“Indiana Jones and the Dial of Fate” finds Henry Jones Jr. struggling with his place in the world. Not only did the rise of the space race and a triumphant moonwalk in 1969 render his archaeological interest even older and outdated, but he officially retired from education. However, Indy’s biggest obstacle is the breakdown of his family. At the start of the film, after the opening flashback sequence with a digitally aged Harrison Ford, documents on the fridge in Indy’s apartment reveal that he and Marion are breaking up. Also, in one of the film’s most heartbreaking and powerful moments, Indy reveals that his son Mutt tragically died after enlisting in the US Army and being shipped off to Vietnam. The heartbreak that followed shattered Marion and tore their marriage apart, and Indy didn’t get over it either.
It’s a story that centers squarely on Indiana Jones, now a relic from another time, both professionally and personally. In fact, Indy feels so lost and aimless that in the film’s climactic moments, when he finds himself transported back several centuries to the time of Archimedes, the creator of the titular Dial of Destiny, he tries to stay behind. after suffering a gunshot wound. , believing that he has nothing left to live on these days. Luckily, her somewhat fatherly but dysfunctional relationship with Helena Shaw puts her in a position to convince him otherwise, even if that literally means giving it meaning with a punch to the face, taking him back to 1969 and forcing him to come to terms with Marion (Karen Allen).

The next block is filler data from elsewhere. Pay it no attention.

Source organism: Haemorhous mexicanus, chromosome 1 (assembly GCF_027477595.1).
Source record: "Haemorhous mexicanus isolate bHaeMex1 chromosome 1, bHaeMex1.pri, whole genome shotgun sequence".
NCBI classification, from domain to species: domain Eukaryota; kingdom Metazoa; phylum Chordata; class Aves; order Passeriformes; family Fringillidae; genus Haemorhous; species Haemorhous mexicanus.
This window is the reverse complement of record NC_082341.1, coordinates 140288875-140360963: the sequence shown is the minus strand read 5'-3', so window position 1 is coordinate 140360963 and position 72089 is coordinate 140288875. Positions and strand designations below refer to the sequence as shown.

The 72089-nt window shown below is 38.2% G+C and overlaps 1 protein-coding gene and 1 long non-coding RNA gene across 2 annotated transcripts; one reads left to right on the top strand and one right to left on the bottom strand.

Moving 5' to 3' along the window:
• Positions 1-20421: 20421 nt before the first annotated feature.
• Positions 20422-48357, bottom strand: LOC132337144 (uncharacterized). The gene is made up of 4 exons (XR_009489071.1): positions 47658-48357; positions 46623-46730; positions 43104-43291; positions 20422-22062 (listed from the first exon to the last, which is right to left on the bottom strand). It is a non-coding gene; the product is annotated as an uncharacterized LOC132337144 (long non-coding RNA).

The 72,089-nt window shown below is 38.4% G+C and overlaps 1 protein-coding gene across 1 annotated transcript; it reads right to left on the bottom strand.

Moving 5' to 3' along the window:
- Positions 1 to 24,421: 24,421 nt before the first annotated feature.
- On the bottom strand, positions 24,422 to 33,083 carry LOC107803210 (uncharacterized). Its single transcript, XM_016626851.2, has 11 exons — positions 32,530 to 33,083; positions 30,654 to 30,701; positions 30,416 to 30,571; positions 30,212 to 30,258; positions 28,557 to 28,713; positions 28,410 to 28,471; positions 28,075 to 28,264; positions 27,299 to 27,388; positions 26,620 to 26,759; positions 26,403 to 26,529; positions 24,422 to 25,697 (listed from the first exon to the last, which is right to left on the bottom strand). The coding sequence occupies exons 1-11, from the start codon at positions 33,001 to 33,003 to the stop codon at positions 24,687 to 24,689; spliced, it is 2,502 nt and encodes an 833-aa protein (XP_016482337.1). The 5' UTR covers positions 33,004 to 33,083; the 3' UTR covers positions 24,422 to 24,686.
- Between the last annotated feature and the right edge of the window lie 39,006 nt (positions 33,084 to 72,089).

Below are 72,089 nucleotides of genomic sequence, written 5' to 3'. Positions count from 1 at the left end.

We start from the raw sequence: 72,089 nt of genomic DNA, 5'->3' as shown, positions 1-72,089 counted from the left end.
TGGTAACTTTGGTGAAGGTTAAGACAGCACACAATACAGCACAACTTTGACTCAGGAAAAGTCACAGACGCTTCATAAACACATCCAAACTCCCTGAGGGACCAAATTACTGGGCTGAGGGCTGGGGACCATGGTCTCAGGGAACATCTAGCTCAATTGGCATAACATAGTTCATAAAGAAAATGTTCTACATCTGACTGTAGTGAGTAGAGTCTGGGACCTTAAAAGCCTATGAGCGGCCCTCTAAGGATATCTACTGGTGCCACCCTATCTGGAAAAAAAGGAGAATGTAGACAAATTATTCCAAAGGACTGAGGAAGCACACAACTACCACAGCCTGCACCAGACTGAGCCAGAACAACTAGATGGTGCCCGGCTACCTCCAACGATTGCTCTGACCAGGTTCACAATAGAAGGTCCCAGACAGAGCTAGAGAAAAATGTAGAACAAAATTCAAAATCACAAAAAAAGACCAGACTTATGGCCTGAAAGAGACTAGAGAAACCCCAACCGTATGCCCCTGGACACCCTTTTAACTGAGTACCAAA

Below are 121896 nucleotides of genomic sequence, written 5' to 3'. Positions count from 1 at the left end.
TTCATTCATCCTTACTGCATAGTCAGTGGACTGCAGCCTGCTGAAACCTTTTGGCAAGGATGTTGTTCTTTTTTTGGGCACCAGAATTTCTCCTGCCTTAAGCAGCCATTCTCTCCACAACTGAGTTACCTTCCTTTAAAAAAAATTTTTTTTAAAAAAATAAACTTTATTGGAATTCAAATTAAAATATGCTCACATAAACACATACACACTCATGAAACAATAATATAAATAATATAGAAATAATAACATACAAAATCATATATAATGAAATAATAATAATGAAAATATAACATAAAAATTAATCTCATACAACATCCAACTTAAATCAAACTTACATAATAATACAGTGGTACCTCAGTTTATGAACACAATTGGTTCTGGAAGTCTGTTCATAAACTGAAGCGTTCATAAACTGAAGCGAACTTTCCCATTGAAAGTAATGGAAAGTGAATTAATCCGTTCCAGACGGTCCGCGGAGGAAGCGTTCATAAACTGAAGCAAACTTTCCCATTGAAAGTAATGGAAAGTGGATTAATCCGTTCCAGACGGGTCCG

With a character as strong and confident as Helena Shaw accompanying Indiana Jones on her latest big-screen adventure, you’d think there would be at least some sort of clue about Helena, perhaps giving us a different kind of adventurer to follow. Fortunately, this is not the case.